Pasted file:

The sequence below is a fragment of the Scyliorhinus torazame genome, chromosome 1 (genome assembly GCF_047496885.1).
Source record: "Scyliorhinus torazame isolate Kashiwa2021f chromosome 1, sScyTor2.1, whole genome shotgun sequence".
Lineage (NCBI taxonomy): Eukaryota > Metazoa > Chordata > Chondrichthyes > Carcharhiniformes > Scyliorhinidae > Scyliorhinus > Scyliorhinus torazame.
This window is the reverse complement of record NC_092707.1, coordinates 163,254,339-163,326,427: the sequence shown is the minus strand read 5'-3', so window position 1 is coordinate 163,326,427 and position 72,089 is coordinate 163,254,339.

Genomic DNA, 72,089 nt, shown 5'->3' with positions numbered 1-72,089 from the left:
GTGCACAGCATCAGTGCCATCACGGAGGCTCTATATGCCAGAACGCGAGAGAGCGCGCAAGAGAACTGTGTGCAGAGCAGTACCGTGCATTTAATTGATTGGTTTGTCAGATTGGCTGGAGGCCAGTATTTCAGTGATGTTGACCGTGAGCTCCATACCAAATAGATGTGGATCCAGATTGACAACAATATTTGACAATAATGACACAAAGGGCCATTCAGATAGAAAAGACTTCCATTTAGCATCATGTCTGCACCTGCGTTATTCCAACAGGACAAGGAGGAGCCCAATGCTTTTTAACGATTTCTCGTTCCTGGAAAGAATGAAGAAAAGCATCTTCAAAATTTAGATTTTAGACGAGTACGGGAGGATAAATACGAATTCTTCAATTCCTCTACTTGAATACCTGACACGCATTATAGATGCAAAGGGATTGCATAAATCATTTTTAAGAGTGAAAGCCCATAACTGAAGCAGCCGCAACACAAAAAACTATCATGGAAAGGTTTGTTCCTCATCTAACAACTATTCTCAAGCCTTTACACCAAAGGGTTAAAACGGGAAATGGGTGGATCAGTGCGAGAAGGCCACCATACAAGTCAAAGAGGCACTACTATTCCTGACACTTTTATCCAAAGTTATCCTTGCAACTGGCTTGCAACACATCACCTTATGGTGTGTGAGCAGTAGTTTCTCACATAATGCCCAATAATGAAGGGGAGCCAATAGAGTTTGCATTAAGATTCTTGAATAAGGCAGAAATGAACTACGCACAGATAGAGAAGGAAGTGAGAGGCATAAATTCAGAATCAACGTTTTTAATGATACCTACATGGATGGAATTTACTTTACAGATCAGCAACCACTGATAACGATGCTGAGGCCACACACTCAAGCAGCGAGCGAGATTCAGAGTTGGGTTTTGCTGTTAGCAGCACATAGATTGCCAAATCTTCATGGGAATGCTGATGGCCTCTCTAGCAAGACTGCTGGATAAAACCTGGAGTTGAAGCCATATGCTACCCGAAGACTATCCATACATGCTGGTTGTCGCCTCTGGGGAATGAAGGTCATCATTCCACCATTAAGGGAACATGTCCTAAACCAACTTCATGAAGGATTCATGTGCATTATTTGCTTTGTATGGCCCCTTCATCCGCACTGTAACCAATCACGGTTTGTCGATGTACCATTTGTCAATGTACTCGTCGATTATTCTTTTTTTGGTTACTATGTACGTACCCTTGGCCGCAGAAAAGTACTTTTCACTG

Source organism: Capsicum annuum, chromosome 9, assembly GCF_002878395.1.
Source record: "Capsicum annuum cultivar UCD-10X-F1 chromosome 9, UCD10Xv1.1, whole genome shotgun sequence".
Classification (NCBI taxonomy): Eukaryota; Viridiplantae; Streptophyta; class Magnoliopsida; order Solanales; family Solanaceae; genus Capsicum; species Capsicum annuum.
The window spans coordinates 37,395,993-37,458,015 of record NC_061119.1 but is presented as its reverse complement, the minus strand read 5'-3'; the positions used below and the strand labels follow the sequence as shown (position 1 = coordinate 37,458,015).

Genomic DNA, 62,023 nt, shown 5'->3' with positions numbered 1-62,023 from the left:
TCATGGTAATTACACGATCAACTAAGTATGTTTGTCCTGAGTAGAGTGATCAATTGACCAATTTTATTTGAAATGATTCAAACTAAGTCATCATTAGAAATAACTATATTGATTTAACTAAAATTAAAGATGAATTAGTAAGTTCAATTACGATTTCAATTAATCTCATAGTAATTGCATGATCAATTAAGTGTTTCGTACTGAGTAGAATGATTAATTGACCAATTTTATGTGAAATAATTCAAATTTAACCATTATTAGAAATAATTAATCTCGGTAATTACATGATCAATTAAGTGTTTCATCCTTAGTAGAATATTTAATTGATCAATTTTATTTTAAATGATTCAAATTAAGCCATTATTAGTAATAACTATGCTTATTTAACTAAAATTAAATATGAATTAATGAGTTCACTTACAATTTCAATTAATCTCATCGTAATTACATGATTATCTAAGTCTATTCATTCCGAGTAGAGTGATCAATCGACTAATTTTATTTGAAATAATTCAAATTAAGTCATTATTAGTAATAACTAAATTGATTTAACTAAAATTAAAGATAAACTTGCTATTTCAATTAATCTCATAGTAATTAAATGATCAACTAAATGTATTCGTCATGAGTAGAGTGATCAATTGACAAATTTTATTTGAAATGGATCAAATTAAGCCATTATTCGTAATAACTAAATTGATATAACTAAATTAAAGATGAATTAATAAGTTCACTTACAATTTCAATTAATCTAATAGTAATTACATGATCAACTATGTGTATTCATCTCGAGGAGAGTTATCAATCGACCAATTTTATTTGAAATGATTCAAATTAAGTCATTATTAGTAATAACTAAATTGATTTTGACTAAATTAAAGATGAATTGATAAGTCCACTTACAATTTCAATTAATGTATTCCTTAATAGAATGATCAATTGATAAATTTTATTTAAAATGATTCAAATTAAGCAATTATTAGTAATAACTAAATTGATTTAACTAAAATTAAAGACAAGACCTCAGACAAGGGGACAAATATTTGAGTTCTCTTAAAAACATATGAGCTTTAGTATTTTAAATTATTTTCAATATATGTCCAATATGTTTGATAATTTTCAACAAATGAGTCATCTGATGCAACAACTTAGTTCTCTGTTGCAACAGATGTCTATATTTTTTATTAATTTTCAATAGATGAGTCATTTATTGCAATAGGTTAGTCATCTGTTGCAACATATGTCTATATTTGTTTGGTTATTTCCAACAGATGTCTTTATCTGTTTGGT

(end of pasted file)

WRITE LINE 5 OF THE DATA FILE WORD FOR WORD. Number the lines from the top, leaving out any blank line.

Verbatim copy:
Genomic DNA, 72,089 nt, shown 5'->3' with positions numbered 1-72,089 from the left: